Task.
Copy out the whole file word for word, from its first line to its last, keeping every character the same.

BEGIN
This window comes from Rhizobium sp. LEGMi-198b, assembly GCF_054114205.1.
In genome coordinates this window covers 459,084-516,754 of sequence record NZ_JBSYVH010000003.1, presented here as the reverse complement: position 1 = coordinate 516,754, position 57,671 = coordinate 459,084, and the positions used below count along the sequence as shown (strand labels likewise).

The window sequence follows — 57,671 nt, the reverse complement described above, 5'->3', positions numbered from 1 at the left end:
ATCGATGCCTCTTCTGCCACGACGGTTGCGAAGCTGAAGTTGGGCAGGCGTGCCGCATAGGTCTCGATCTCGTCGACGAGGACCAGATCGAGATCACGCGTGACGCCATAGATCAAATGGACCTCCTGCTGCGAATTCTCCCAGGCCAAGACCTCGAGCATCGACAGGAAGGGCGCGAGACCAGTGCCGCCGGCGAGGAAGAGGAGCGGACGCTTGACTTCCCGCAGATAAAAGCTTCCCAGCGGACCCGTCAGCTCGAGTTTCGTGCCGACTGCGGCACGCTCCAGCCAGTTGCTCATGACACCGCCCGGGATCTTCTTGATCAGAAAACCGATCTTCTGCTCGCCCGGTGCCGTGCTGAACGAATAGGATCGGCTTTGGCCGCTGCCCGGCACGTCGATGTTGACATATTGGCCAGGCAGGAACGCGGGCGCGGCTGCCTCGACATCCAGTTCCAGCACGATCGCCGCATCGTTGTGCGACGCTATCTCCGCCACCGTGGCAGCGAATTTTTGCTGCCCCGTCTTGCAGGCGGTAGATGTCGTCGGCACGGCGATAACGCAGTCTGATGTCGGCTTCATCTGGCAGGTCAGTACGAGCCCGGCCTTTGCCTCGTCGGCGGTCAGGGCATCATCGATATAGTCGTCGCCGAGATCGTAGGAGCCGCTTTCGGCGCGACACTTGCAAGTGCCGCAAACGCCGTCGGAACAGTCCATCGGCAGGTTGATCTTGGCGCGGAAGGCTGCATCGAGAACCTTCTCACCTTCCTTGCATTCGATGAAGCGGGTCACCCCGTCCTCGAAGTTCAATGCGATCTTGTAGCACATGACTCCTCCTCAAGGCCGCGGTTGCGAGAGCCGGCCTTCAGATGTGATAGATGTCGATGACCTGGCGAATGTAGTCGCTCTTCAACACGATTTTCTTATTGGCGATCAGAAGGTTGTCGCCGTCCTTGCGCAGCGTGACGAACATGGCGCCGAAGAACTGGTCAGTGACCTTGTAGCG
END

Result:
This window comes from Rhizobium sp. LEGMi-198b, assembly GCF_054114205.1.
In genome coordinates this window covers 459,084-516,754 of sequence record NZ_JBSYVH010000003.1, presented here as the reverse complement: position 1 = coordinate 516,754, position 57,671 = coordinate 459,084, and the positions used below count along the sequence as shown (strand labels likewise).

The window sequence follows — 57,671 nt, the reverse complement described above, 5'->3', positions numbered from 1 at the left end:
ATCGATGCCTCTTCTGCCACGACGGTTGCGAAGCTGAAGTTGGGCAGGCGTGCCGCATAGGTCTCGATCTCGTCGACGAGGACCAGATCGAGATCACGCGTGACGCCATAGATCAAATGGACCTCCTGCTGCGAATTCTCCCAGGCCAAGACCTCGAGCATCGACAGGAAGGGCGCGAGACCAGTGCCGCCGGCGAGGAAGAGGAGCGGACGCTTGACTTCCCGCAGATAAAAGCTTCCCAGCGGACCCGTCAGCTCGAGTTTCGTGCCGACTGCGGCACGCTCCAGCCAGTTGCTCATGACACCGCCCGGGATCTTCTTGATCAGAAAACCGATCTTCTGCTCGCCCGGTGCCGTGCTGAACGAATAGGATCGGCTTTGGCCGCTGCCCGGCACGTCGATGTTGACATATTGGCCAGGCAGGAACGCGGGCGCGGCTGCCTCGACATCCAGTTCCAGCACGATCGCCGCATCGTTGTGCGACGCTATCTCCGCCACCGTGGCAGCGAATTTTTGCTGCCCCGTCTTGCAGGCGGTAGATGTCGTCGGCACGGCGATAACGCAGTCTGATGTCGGCTTCATCTGGCAGGTCAGTACGAGCCCGGCCTTTGCCTCGTCGGCGGTCAGGGCATCATCGATATAGTCGTCGCCGAGATCGTAGGAGCCGCTTTCGGCGCGACACTTGCAAGTGCCGCAAACGCCGTCGGAACAGTCCATCGGCAGGTTGATCTTGGCGCGGAAGGCTGCATCGAGAACCTTCTCACCTTCCTTGCATTCGATGAAGCGGGTCACCCCGTCCTCGAAGTTCAATGCGATCTTGTAGCACATGACTCCTCCTCAAGGCCGCGGTTGCGAGAGCCGGCCTTCAGATGTGATAGATGTCGATGACCTGGCGAATGTAGTCGCTCTTCAACACGATTTTCTTATTGGCGATCAGAAGGTTGTCGCCGTCCTTGCGCAGCGTGACGAACATGGCGCCGAAGAACTGGTCAGTGACCTTGTAGCG